They're away. Despite his harder tyres, Hamilton gets the better start and leads Verstappen into Turn 1. Behind, Perez and Norris are side-by-side, the Mexican having the inside line. Norris runs wide in Turn 1 but hold on to fourth, rejoining just ahead of Sainz as teammate Leclerc moves ahead of Bottas.
At Turn 6, Verstappen is on the inside of Hamilton and as he asserts himself the Briton has to take avoiding action and runs wide. Cuting the corner hje rejoins ahead of Verstappen.
As Verstappen claims the Mercedes driver will have to hand back the position, Hamilton heads off into the distance.
At the end of lap 1, it's: Hamilton, Verstappen, Perez, Sainz, Norris, Leclerc, Norris, Tsunoda, Bottas, Ocon and Ricciardo.
Mercedes tells Hamilton to hold station confident that Hamilton did not gain an advantage. Indeed, the stewards say no investigation is necessary, which will not go down well with Red Bull.
Red Bull complains but Michael Masi insists that Hamilton slowed down enough to give back any advantage gained.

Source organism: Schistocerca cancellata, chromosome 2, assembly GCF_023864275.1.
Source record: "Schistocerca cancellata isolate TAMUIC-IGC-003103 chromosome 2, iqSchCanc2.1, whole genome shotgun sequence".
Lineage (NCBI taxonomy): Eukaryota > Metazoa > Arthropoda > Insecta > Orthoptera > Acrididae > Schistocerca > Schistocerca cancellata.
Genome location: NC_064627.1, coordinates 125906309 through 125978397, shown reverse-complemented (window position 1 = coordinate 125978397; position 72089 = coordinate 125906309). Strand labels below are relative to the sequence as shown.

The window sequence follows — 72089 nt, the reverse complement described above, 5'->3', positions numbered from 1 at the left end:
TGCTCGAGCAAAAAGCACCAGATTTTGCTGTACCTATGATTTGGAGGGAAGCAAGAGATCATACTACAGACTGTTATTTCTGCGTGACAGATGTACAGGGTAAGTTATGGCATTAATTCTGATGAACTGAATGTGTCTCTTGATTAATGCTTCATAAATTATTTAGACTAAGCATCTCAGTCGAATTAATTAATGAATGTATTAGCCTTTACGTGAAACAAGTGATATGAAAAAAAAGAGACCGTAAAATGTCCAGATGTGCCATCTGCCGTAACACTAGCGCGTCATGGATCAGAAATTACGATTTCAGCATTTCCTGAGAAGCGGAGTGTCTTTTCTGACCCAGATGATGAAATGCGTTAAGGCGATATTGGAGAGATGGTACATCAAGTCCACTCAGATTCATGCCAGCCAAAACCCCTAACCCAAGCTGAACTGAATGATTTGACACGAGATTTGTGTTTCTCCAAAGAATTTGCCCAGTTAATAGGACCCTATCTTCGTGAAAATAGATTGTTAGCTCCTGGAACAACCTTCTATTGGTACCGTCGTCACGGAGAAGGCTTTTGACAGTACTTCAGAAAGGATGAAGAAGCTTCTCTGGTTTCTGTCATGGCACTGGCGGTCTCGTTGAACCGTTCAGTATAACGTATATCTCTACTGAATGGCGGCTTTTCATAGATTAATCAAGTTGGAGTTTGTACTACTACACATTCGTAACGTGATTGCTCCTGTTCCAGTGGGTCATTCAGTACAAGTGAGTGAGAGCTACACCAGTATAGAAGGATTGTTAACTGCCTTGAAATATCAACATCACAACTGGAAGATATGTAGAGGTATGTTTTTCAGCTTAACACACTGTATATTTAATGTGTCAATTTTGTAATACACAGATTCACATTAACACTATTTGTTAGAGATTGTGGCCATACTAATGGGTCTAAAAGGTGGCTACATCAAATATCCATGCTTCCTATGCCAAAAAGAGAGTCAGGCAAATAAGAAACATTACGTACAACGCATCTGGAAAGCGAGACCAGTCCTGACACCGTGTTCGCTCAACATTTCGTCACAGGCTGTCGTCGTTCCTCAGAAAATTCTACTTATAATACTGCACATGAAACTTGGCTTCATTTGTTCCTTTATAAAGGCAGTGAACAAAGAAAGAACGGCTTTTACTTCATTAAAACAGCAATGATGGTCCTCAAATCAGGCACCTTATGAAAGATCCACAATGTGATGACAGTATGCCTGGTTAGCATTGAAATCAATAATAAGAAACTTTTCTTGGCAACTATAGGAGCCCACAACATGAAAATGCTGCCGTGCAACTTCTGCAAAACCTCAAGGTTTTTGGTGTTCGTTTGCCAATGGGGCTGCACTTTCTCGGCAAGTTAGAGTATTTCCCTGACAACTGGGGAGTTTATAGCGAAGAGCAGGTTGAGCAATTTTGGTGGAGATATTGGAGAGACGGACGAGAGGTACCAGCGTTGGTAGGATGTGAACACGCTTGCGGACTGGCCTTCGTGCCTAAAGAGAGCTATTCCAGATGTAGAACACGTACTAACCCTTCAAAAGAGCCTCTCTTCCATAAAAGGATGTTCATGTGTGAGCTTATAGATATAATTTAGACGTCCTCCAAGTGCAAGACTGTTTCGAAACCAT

Verstappen is told the decision and advised to "keep his head down". "It's incredible," he responds, "what are they doing?"
After 5 laps, Hamilton has a 1.7s lead, as he and Verstappen trade fastest sectors.
Ocon warns that his tyres are "hot".
Lap 7 sees Hamilton post a new fastest lap (28.550) as he extends the lead to 2.3s. Perez is 3s down on his teammate but 8s clear of Sainz. Bottas is 8th, 20s down on his Mercedes teammate.
The camera cuts to the Red Bull garage where Jos Verstappen appears to have left the building.
"Rears are starting to struggle a bit," warns Verstappen on lap 9.
"We can push more on the front tyres now," Tsunoda, currently 7th, is told.
Lap 10 sees another fastest lap from Hamilton (28.216) as he builds a 3.2s comfort cushion.
Check out our Sunday gallery from Yas Marina, here.